Take it from me, a high school baseball coach for twelve years and an aspiring tennis instructor, no educator decides to coach for the extra supplement. As one of my colleagues calculated during a successful, but extremely rainy and busy, baseball season, the extra pay often comes down to mere nickels and dimes per hour. Most people see the games and think there must not be much to coaching. These same people neglect to consider the time it takes to do the following: raise money for the program, plan successful practices, order equipment and uniforms, schedule games and referees, coordinate parental involvement for fundraisers and concession stands, maintain the playing fields and courts, and drive the team bus. Perhaps the most overlooked facet of coaching, however, is the time is takes to wind-down or de-stress after a tough, gut-wrenching game.
10. Fan and/or Cheerleader
Want to witness something powerful? Try this: pick out a student who is struggling in class and go watch him involved in something outside the academic realm. This activity may be a church performance, a sporting event, or simply anything that highlights the personal interests of the student. Three things are sure to happen: 1.The student will see you in a different light. 2. You will witness a student full of passion and zest for life within his comfort zone. 3. A new bond or connection will be established. The truth is…every person deserves a fan club. Why not start one?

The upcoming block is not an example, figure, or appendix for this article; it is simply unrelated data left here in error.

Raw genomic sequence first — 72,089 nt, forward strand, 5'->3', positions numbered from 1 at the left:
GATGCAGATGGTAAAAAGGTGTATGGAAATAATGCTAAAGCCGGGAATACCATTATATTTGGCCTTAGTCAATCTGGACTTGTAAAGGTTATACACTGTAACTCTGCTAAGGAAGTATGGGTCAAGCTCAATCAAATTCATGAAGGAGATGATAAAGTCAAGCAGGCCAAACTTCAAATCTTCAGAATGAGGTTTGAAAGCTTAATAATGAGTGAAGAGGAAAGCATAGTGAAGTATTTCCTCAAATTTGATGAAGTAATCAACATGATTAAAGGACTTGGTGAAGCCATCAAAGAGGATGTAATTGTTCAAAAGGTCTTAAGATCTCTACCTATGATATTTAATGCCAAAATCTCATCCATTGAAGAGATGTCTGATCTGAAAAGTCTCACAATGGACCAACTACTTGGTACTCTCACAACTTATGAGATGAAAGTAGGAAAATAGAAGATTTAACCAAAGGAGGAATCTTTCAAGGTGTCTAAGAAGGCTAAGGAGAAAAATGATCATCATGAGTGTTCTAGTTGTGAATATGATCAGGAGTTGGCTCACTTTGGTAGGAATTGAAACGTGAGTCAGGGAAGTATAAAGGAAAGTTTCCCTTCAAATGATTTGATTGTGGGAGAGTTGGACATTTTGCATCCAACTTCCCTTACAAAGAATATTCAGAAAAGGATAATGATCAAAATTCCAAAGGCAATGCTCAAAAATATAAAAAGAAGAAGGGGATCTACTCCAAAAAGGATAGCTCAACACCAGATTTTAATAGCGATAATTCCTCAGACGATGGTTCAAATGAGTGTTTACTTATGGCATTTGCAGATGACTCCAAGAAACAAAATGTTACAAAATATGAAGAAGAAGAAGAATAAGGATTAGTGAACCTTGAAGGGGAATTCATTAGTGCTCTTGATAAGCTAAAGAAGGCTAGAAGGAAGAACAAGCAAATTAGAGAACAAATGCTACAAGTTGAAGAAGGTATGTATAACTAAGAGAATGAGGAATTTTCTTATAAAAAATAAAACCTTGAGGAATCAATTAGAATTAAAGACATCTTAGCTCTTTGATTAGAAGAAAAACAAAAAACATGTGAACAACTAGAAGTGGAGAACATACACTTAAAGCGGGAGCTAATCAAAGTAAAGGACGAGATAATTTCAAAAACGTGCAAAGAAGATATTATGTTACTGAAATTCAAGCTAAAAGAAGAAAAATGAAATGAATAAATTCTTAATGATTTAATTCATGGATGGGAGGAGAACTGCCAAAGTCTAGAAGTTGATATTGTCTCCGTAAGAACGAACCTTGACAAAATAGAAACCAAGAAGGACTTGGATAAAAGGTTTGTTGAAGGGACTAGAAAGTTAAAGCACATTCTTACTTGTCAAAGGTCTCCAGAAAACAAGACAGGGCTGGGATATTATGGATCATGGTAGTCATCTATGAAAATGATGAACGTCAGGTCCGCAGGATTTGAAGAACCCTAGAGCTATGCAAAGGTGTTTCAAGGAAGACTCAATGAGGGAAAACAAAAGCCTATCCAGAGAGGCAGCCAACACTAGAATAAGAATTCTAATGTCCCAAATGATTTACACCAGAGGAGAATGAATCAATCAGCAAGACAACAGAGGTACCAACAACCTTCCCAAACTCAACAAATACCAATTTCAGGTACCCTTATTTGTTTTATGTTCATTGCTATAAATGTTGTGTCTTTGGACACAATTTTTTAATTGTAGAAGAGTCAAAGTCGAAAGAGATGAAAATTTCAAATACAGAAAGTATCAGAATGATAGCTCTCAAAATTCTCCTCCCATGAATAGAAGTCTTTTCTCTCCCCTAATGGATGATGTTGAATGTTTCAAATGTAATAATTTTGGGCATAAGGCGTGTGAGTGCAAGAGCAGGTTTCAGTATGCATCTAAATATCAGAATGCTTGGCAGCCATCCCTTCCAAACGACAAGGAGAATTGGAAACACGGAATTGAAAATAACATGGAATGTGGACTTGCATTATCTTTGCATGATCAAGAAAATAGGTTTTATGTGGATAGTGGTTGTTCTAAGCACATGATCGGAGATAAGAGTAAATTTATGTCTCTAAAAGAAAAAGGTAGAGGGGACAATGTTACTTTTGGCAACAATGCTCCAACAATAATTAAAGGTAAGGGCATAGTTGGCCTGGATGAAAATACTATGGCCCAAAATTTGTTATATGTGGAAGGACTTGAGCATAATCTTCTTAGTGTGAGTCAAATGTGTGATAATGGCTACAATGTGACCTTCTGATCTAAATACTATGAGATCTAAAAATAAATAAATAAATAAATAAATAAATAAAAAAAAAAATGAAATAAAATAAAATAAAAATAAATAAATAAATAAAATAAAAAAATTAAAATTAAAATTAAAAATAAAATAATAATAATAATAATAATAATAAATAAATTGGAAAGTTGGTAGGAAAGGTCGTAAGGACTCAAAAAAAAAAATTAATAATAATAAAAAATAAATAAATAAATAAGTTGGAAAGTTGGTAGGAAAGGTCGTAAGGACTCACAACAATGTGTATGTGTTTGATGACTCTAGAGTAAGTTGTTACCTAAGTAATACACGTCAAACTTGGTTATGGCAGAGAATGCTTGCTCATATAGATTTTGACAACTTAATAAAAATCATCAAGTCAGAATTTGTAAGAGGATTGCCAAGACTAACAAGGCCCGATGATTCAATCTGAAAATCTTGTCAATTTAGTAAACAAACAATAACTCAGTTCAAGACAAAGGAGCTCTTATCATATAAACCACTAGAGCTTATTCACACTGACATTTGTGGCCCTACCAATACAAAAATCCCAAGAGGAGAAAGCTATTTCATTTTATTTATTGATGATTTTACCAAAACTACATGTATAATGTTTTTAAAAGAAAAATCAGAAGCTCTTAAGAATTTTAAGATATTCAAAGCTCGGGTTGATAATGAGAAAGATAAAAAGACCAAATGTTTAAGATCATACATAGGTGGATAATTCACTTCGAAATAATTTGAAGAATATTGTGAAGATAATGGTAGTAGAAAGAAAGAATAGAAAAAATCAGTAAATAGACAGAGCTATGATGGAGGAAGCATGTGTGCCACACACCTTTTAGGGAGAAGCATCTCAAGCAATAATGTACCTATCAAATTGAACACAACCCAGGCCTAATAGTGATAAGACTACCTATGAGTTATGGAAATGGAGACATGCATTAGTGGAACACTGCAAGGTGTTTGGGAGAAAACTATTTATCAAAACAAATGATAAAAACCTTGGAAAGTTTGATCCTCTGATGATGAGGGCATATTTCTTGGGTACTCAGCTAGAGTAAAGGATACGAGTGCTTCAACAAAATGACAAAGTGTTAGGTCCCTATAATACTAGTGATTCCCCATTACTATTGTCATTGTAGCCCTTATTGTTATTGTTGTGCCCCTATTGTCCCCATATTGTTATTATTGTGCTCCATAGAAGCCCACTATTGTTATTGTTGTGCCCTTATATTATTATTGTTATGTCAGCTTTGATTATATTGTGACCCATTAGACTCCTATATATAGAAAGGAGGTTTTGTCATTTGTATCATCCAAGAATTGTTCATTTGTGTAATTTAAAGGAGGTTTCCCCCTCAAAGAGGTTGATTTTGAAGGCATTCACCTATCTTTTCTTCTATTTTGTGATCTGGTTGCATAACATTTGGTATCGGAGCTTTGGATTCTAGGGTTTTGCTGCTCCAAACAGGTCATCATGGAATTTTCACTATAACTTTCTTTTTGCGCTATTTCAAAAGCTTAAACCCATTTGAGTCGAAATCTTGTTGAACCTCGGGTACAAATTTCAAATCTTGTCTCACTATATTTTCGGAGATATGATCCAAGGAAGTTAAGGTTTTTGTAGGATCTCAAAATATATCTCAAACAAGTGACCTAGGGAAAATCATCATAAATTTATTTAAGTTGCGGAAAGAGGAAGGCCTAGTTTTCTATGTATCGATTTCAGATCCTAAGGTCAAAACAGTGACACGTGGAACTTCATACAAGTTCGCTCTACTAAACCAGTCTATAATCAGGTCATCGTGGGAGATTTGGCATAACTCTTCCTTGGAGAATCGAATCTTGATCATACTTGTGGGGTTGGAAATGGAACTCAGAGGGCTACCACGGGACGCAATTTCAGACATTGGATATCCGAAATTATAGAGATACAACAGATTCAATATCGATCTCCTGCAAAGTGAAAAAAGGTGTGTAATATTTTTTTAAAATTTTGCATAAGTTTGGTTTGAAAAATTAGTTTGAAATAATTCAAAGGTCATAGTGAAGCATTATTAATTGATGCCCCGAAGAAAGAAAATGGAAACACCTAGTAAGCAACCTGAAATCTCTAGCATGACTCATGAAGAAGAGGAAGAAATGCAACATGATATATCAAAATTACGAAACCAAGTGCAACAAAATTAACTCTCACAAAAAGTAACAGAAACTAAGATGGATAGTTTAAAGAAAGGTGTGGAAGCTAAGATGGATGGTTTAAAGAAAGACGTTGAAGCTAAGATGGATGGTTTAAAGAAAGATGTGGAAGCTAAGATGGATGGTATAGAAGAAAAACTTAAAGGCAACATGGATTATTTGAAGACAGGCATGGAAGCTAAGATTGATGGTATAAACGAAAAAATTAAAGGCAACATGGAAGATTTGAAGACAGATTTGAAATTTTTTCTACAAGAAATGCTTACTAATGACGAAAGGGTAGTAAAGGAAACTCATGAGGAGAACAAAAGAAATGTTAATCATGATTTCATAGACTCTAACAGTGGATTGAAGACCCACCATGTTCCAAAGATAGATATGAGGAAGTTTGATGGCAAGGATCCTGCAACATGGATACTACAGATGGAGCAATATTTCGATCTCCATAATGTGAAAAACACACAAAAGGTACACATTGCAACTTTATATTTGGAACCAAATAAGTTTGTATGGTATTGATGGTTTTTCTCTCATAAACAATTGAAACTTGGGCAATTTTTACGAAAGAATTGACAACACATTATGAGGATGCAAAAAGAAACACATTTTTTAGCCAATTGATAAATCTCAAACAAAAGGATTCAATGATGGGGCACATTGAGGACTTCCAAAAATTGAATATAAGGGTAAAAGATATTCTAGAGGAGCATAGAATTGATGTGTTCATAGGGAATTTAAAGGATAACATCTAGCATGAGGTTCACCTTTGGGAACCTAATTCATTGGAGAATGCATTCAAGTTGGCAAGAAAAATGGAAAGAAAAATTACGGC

I love it that Albert Einstein said, “I never teach my pupils. I only attempt to provide the conditions in which they can learn.” Bolstered by this wise saying, many days will find a teacher facilitating learning via flipped classrooms, blended learning, project-based learning, interactive and gamified lessons, and collaborative assignments. One thing is definite: a teacher who sees himself as the sage-on-the-stage in these rapidly growing times will soon see himself struggling in the teaching profession.
It seems this list could go on forever. You name it and it more than likely should be added to the list. Job titles like student, secretary, data collector, promoter, and…superhero. Yeah, they all seem to fit.
One thing is for sure, however. Today’s educator performs a multitude of challenging duties (many that go unnoticed) that all cumulatively point to the mastery of one very, very important job.
(Please add to this endless list by posting your comments below.)
For more blogs by John Hardison, check out: